Now that we have defined our extension points and created our menu items, it’s time to start writing our YouTube interaction code.

Interacting with YouTube

To make testing this easy, and to make the search code usable elsewhere, it makes sense to create a separate class to handle taking a search term and returning a list of results.
The code listing for this is as follows.

* Return a list of video entries back to the calling method
public VideoFeed getResults(String author, String title) throws IOException, ServiceException
YouTubeService myService = new YouTubeService("mycompany-myapp-1");

YouTubeQuery query = new YouTubeQuery(new URL(VIDEO_FEED));
//set the author
if( (author != null) && author.length() > 0)
//set the actual query string
if((title != null) && title.length() > 0)

//choose most viewed as the ordering

//for the fun of it - include anything :-)

//get the video feed
VideoFeed feed = myService.query(query,VideoFeed.class);
return feed;

Create a View For Searching

Rather than launching a plain old pop up dialog, we’ll do something slightly more advanced, to fit in with the Eclipse look & feel. This will also show how to use further extension points.

Using the org.eclipse.ui.views extension point, this time we’ll use the example template to get the necessary code generated faster.
























As you fill out the example, use the TableViewer – we will be changing how the view looks, but selecting this gives a good headstart, and provides all the method stubs we will need.

On completion of this dialog, you will notice a number of new entries in the plugin editor, including use of the org.eclipse.ui.views and org.eclipse.ui.perspectiveExtension extension points.
If you run the application now, and choose Show View/Other – you will see a YouTube entry in the list, where you can choose to Search YouTube. If you click on this it will display the Search window at the bottom section of the screen. A number of default entries are provided in the table component.


Also, we will update our SearchHandler code so that when the action is executed for Search that it will also open the YouTube view. In the execute method, add the following code – you can get the id of the view by clicking on it in the plugin editor and copying the value of the id field. It is good practise to add the ID as a constant for each view for easy access in your code.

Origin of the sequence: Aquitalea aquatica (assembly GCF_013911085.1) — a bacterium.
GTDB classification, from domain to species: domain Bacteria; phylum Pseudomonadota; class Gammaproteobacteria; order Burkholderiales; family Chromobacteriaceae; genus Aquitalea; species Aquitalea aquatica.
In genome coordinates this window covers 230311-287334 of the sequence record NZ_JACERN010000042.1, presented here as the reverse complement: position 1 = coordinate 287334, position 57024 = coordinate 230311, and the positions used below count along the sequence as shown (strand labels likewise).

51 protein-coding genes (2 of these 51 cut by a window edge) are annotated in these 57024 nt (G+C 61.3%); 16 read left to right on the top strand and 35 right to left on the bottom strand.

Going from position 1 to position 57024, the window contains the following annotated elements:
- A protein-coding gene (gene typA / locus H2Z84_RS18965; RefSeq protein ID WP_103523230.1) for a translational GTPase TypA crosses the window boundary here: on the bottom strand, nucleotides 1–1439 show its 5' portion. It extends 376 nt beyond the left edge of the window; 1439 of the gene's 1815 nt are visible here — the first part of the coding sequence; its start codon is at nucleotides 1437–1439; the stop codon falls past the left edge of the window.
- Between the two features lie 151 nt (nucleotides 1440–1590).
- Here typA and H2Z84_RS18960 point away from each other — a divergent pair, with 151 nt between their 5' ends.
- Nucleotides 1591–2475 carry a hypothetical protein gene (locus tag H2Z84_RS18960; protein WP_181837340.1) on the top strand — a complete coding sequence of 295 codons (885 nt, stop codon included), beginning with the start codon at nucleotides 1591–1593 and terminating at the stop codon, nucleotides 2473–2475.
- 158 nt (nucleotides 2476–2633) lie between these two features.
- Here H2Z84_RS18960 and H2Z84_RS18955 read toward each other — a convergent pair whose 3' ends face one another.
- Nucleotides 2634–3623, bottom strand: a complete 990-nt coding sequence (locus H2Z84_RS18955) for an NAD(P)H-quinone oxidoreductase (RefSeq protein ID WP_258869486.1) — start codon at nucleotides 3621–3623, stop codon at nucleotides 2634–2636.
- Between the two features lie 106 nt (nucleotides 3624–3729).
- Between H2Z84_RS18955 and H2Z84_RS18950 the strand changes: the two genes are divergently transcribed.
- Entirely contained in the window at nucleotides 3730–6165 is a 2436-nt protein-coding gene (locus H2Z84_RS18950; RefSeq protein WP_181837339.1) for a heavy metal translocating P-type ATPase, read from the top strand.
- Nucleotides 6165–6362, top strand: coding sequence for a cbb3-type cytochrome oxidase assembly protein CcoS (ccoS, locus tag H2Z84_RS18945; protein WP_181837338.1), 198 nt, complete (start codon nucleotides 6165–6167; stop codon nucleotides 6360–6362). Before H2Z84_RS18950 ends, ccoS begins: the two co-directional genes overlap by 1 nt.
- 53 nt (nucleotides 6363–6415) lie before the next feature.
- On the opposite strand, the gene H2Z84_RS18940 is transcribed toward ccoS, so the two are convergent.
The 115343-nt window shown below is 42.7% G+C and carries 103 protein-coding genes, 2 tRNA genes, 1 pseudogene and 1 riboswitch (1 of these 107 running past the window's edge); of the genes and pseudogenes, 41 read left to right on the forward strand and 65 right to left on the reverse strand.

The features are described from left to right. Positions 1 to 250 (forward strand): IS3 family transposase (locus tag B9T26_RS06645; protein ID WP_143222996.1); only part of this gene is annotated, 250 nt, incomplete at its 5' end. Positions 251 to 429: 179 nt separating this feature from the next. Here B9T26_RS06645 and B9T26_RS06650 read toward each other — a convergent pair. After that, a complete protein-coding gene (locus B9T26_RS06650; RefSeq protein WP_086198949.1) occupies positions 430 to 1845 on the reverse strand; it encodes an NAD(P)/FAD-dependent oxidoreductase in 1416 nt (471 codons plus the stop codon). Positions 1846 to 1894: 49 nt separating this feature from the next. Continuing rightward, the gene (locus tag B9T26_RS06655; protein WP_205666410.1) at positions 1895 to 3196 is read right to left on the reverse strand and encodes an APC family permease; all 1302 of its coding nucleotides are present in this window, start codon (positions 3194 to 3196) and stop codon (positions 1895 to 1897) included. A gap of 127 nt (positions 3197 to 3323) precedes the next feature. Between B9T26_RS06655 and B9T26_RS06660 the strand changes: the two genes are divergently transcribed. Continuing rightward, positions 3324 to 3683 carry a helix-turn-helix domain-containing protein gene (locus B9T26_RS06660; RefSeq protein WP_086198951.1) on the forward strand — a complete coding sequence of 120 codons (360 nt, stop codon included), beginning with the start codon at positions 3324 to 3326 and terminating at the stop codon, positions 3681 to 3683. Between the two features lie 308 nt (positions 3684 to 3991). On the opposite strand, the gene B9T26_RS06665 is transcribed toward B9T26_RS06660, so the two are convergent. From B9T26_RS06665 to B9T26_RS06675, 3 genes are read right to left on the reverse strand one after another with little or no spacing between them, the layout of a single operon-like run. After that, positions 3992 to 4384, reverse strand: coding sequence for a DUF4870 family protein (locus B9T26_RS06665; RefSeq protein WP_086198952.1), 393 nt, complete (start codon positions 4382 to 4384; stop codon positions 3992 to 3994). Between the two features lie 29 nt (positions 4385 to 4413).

catch (WorkbenchException e)

Implementing the Search User Interface

The generated YouTubeView class contains the UI code that gets displayed in our Search tab in the tasks view.
The createPartControl method is where the composites are created.

In this example I have used the FormsToolkit to render the components in the view using the org.eclipse.ui.forms extension. You will need to add this to your list of Required Plugins. Above our table view, we want to display a search field where we can type in an author or title and see the results populate the table.

Here is a code snippet from the createPartControl method which makes only a few alterations to the TableViewer creation code for layout purposes.

		//use the form toolkit for rendering
FormToolkit toolkit = new FormToolkit(Display.getCurrent());

Composite container = new Composite(parent, SWT.NONE);

container.setLayout(new GridLayout());
final GridData gd_container = new GridData(SWT.FILL, SWT.BEGINNING, true, true);

* Create a group for the search fields and button
final Group searchGroup = new Group(container, SWT.NONE);
final GridData gd_searchGroup = new GridData(SWT.FILL, SWT.CENTER, true, false);
final GridLayout gridLayout = new GridLayout();
gridLayout.numColumns = 2;

final Label titleLabel = toolkit.createLabel(searchGroup,null, SWT.NONE);

txtTitle = toolkit.createText(searchGroup, null, SWT.BORDER);
txtTitle.setLayoutData(new GridData(SWT.FILL, SWT.CENTER, true, false));

final Label authorLabel = toolkit.createLabel(searchGroup,null, SWT.NONE);

txtAuthor = toolkit.createText(searchGroup,null, SWT.BORDER);
txtAuthor.setLayoutData(new GridData(SWT.FILL, SWT.CENTER, true, false));
new Label(searchGroup, SWT.NONE);

searchYoutubeButton = toolkit.createButton(searchGroup, null, SWT.NONE);
searchYoutubeButton.setText("Search YouTube");

viewer = new TableViewer(container, SWT.SINGLE | SWT.FILL | SWT.H_SCROLL | SWT.V_SCROLL );
viewer.getControl().setLayoutData(new GridData(GridData.BEGINNING | GridData.VERTICAL_ALIGN_BEGINNING | GridData.GRAB_VERTICAL
| GridData.FILL_BOTH));
viewer.setContentProvider(new ViewContentProvider());